An Austrian hotel could be an interesting educational tool

You’ve cleaned them, you’ve fixed their infrastructure, and you’ve used waterjetting equipment to break up debris caked on their walls. But have you ever slept in a sewer pipe? If you (or your customers) are interested in trying it, search no further. 

Repurposed drainpipes form a newly designed hotel in northern Austria. Designed by Austrian architect and designer Andreas Strauss, the hotel is located on the Danube River in the town of Ottensheim. And if you’re looking for a dip in the swimming pool, just step into the river outside your door. 

According to an article on, Dasparkhotel is a “collection of five freestanding cylindrical rooms made from repurposed metropolitan drainage pipes.” 

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There are currently no fixed prices for reservations, but potential guests can visit the hotel website for booking details ( Visitors receive a personal door code after booking, providing access to a specific suite.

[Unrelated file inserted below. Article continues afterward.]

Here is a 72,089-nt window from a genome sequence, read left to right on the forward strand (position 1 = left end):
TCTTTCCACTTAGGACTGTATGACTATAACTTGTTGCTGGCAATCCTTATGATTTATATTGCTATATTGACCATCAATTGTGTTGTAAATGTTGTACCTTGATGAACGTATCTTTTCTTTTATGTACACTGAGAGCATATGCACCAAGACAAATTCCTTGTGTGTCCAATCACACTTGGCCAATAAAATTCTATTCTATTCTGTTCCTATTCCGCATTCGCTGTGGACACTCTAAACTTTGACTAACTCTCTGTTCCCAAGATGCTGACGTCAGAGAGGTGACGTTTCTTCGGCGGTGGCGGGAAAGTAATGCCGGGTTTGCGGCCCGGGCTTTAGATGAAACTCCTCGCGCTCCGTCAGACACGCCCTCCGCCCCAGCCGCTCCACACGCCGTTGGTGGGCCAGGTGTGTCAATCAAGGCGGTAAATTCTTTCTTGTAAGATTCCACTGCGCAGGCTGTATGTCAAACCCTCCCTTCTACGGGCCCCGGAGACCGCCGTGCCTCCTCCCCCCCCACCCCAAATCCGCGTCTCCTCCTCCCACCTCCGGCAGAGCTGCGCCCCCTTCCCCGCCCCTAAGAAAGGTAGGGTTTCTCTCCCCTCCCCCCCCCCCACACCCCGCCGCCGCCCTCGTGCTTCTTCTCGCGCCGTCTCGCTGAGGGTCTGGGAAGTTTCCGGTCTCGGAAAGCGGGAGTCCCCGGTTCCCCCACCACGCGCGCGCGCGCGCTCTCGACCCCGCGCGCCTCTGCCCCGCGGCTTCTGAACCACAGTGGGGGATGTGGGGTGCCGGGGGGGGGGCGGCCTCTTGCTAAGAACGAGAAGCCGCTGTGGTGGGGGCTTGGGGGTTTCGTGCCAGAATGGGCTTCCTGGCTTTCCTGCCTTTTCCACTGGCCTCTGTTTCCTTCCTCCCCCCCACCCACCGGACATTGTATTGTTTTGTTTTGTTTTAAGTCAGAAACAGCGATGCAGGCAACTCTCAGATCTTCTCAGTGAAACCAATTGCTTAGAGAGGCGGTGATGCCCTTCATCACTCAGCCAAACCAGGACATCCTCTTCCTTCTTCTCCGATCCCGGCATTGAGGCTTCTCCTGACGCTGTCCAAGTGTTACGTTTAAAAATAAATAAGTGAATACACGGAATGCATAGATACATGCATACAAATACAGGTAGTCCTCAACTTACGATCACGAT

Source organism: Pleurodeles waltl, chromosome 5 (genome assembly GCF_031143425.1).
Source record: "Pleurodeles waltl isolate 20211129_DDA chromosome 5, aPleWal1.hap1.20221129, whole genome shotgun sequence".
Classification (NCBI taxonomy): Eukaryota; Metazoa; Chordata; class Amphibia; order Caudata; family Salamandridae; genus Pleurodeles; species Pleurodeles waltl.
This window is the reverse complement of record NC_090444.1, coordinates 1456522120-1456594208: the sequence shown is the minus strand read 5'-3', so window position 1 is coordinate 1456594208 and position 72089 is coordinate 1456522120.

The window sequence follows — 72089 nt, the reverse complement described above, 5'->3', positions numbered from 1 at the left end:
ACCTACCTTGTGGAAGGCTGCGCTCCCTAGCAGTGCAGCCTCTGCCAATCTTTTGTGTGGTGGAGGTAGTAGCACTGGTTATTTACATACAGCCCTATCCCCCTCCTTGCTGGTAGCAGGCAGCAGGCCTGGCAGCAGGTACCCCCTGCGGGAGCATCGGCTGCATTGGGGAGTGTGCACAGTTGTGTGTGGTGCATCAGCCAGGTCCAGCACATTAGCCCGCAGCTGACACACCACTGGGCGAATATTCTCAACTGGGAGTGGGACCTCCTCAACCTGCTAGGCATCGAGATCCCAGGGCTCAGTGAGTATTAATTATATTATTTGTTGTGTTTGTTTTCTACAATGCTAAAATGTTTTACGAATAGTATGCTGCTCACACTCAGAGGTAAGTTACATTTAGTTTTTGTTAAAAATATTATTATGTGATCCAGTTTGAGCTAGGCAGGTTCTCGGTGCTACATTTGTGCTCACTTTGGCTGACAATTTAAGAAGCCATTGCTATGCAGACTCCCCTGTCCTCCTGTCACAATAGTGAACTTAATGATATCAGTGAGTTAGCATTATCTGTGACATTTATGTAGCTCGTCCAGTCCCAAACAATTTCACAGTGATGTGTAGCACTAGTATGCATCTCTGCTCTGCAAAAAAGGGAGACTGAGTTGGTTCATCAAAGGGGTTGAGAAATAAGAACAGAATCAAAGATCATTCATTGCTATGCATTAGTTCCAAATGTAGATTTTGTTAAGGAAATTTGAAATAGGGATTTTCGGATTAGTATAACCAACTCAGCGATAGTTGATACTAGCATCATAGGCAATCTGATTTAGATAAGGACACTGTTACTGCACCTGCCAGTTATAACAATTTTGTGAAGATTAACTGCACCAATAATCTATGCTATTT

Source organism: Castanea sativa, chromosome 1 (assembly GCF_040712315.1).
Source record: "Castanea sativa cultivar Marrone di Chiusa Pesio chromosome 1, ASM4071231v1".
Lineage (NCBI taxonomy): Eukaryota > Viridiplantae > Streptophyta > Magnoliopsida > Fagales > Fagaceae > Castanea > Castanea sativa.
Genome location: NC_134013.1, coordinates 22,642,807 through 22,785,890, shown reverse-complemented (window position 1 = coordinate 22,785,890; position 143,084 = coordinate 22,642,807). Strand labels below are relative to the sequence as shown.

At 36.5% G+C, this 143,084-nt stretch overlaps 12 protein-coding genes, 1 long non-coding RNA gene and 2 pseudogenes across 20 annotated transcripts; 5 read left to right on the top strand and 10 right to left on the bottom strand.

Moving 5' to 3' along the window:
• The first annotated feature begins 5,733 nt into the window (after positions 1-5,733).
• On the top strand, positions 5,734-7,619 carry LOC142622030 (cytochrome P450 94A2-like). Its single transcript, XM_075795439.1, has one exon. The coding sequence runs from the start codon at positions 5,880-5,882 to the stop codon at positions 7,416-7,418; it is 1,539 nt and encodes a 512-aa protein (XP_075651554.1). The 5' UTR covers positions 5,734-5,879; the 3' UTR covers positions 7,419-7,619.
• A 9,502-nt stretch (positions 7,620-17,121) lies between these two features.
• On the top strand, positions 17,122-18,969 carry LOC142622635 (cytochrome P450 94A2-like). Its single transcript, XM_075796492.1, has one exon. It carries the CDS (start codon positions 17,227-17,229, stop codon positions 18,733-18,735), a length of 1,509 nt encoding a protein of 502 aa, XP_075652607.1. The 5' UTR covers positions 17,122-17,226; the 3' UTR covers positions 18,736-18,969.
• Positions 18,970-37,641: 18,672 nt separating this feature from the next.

A short 330-foot walk downhill offers public restrooms and showers, a public water fountain, and a local cafe serves breakfast. 

The 7-foot-wide rooms contain many functional amenities you’ll find in a typical hotel room. “An unexpectedly comfortable interior includes full headroom, double bed, storage, light, power, woolly blanket and light cotton sleeping bag,” says the hotel website. With a “pay as you wish” system, guests are asked to leave however much money they can afford or want to pay since this is essentially an experimental project just getting started. 

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“This donation model has proved lucrative enough for Dasparkhotel’s proprietors to open a second location at Bernepark in Bottrop, Germany,” says the article. 

While this project isn’t being used to teach the public on the inner workings of sewer systems or why maintenance workers and plant operators are so important, it is an interesting educational tool. 

Perhaps sleeping in your city’s sewers isn’t a great idea, but it definitely gives the term “pipe dream” a whole new meaning. 

Related: Sustainability and Resiliency Planning for Water Utilities

How do you think your municipality could use this example to educate your customers? Post a comment below.

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